February 24th, 2021



News of the Weird by Chuck Shepherd

By News of the Weird by Chuck Shepherd

Published May 17,2018


Environmentalists decry all the debris washing up on beaches around the world, but a discovery in January near Perth, Australia, has historians thrilled. The Washington Post reported that Tonya Illman and a friend were walking along the beach when she spotted "a lovely old bottle." Inside was a damp note, tied with string. "We took it home and dried it out ... and it was a printed form, in German, with very faint German handwriting on it," she said. Experts at the Western Australia Museum have determined the note was 132 years old -- 24 years older than the previous record for a message in a bottle. The note was dated June 12, 1886, from a ship named Paula. Further study revealed that a German Naval Observatory program was analyzing global ocean currents in the area between 1864 and 1933, and an entry in the Paula's captain's journal made note of the bottle being tossed overboard. Thousands of other bottles were released into the sea as part of the program, and only 662 have been returned. The last one discovered was in January 1934. [The Washington Post, 3/6/2018]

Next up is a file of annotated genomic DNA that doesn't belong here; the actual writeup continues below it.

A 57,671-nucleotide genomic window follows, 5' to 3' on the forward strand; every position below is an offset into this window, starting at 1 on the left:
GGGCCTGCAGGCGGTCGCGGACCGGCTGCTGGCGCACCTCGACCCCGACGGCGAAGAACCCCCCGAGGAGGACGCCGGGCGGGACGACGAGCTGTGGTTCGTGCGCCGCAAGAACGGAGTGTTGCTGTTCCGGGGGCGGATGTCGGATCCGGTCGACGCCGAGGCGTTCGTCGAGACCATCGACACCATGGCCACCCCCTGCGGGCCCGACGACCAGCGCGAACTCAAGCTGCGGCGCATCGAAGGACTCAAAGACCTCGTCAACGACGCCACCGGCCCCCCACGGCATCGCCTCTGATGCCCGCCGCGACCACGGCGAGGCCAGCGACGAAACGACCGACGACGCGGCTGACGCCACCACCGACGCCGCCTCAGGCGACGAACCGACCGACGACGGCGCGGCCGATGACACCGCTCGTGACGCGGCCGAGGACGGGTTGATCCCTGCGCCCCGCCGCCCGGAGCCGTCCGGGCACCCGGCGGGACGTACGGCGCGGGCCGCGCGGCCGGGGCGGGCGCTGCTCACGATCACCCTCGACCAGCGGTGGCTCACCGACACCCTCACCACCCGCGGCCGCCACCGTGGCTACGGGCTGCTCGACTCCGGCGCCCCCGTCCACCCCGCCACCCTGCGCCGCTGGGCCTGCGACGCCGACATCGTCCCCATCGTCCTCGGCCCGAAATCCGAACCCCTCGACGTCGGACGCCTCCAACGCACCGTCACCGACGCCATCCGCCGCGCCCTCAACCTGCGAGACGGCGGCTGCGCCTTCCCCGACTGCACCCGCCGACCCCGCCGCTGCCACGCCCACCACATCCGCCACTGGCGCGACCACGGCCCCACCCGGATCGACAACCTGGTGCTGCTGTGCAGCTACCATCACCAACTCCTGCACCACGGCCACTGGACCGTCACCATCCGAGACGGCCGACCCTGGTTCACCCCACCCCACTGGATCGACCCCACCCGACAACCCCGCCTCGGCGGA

It may not be the oldest ever found, but the message in a bottle found by 12-year-old Joseph Vallis of Sandys Parish, Bermuda, certainly traveled an impressive distance -- more than 1,000 miles. The Royal Gazette reported that Vallis and his Warwick Academy class were picking up trash around Bailey's Bay on March 10 when he came across a green bottle with a plastic bag inside. He and his father, Boyd, uncorked the bottle and found a note dated April 2014 that had been set adrift from a French sailing yacht crossing the Atlantic. The note included an email address and invitation to contact the authors, but as of press time, the Vallises were still awaiting a response. [The Royal Gazette, 3/12/2018]